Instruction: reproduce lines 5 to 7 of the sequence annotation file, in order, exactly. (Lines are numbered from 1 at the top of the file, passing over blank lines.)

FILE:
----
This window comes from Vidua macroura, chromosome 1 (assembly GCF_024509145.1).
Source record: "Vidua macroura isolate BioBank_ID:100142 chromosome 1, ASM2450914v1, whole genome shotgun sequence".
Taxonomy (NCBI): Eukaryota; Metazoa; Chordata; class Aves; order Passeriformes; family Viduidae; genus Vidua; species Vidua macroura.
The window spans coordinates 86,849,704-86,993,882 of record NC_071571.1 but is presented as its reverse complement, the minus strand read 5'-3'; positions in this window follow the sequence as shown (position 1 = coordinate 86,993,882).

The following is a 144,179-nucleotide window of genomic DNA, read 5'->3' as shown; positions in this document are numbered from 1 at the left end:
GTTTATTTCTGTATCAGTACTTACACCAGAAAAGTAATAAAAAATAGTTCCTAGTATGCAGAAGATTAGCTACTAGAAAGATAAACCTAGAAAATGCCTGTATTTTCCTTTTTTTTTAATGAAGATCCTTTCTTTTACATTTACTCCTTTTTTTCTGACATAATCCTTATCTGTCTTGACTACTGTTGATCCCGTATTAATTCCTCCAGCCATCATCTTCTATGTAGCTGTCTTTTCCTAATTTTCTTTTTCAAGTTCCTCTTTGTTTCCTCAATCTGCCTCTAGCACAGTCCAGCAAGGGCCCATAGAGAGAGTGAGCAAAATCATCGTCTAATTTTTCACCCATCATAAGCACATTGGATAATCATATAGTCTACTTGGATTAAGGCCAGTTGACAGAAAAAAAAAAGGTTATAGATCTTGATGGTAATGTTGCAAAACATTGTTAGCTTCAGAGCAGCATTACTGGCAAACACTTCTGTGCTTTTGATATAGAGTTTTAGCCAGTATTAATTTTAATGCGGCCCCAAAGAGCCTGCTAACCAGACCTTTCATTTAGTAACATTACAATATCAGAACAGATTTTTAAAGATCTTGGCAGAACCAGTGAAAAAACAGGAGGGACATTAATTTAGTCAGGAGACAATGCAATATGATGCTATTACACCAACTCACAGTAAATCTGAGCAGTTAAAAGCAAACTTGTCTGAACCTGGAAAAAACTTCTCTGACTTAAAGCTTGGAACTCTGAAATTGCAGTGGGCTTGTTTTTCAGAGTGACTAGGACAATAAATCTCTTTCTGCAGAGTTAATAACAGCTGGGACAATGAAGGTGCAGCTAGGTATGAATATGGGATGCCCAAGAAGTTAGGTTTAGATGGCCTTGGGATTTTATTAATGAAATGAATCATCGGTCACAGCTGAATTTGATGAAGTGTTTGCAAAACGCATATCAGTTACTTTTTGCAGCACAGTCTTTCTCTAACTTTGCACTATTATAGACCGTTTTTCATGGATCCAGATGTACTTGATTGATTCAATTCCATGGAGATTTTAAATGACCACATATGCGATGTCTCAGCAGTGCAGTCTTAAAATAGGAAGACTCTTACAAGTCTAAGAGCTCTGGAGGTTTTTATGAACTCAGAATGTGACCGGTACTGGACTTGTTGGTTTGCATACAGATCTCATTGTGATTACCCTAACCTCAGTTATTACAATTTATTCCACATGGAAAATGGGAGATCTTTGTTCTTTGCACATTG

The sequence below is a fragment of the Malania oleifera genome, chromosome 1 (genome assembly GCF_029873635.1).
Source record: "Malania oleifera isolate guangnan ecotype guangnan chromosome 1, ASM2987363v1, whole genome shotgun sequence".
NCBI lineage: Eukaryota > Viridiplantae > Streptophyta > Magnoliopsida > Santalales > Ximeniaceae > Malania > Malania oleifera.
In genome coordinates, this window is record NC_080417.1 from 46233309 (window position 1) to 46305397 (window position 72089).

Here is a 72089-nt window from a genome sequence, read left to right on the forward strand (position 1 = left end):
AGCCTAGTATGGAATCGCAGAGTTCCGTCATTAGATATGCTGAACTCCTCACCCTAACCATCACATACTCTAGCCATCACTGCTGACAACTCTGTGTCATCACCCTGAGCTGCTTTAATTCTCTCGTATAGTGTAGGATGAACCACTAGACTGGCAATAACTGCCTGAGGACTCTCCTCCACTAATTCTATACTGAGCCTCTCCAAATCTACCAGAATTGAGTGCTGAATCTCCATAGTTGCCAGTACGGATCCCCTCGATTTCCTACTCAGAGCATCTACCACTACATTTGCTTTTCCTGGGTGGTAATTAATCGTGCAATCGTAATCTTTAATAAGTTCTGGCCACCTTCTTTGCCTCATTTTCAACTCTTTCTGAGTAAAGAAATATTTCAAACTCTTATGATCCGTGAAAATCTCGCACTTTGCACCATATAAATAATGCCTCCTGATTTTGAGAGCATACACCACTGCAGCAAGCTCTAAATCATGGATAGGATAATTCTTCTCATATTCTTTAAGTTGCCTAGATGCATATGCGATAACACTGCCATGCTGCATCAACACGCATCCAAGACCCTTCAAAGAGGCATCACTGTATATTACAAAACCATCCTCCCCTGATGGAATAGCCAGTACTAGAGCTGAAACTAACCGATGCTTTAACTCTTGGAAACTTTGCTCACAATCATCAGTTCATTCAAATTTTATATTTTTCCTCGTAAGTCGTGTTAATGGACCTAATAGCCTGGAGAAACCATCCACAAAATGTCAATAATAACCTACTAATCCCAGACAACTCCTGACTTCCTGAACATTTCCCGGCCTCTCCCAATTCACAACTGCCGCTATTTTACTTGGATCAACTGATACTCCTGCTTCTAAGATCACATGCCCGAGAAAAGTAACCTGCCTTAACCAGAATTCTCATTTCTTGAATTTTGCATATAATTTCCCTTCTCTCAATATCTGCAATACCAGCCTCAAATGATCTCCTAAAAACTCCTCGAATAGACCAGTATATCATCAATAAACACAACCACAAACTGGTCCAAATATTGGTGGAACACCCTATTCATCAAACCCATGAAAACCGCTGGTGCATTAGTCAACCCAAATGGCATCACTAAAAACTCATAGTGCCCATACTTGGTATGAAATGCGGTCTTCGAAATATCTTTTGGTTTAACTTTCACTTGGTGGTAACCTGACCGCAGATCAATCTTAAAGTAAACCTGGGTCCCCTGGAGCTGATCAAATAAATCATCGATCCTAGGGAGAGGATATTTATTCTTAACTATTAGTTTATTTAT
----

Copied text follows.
The following is a 144,179-nucleotide window of genomic DNA, read 5'->3' as shown; positions in this document are numbered from 1 at the left end:
GTTTATTTCTGTATCAGTACTTACACCAGAAAAGTAATAAAAAATAGTTCCTAGTATGCAGAAGATTAGCTACTAGAAAGATAAACCTAGAAAATGCCTGTATTTTCCTTTTTTTTTAATGAAGATCCTTTCTTTTACATTTACTCCTTTTTTTCTGACATAATCCTTATCTGTCTTGACTACTGTTGATCCCGTATTAATTCCTCCAGCCATCATCTTCTATGTAGCTGTCTTTTCCTAATTTTCTTTTTCAAGTTCCTCTTTGTTTCCTCAATCTGCCTCTAGCACAGTCCAGCAAGGGCCCATAGAGAGAGTGAGCAAAATCATCGTCTAATTTTTCACCCATCATAAGCACATTGGATAATCATATAGTCTACTTGGATTAAGGCCAGTTGACAGAAAAAAAAAAGGTTATAGATCTTGATGGTAATGTTGCAAAACATTGTTAGCTTCAGAGCAGCATTACTGGCAAACACTTCTGTGCTTTTGATATAGAGTTTTAGCCAGTATTAATTTTAATGCGGCCCCAAAGAGCCTGCTAACCAGACCTTTCATTTAGTAACATTACAATATCAGAACAGATTTTTAAAGATCTTGGCAGAACCAGTGAAAAAACAGGAGGGACATTAATTTAGTCAGGAGACAATGCAATATGATGCTATTACACCAACTCACAGTAAATCTGAGCAGTTAAAAGCAAACTTGTCTGAACCTGGAAAAAACTTCTCTGACTTAAAGCTTGGAACTCTGAAATTGCAGTGGGCTTGTTTTTCAGAGTGACTAGGACAATAAATCTCTTTCTGCAGAGTTAATAACAGCTGGGACAATGAAGGTGCAGCTAGGTATGAATATGGGATGCCCAAGAAGTTAGGTTTAGATGGCCTTGGGATTTTATTAATGAAATGAATCATCGGTCACAGCTGAATTTGATGAAGTGTTTGCAAAACGCATATCAGTTACTTTTTGCAGCACAGTCTTTCTCTAACTTTGCACTATTATAGACCGTTTTTCATGGATCCAGATGTACTTGATTGATTCAATTCCATGGAGATTTTAAATGACCACATATGCGATGTCTCAGCAGTGCAGTCTTAAAATAGGAAGACTCTTACAAGTCTAAGAGCTCTGGAGGTTTTTATGAACTCAGAATGTGACCGGTACTGGACTTGTTGGTTTGCATACAGATCTCATTGTGATTACCCTAACCTCAGTTATTACAATTTATTCCACATGGAAAATGGGAGATCTTTGTTCTTTGCACATTG

The sequence below is a fragment of the Malania oleifera genome, chromosome 1 (genome assembly GCF_029873635.1).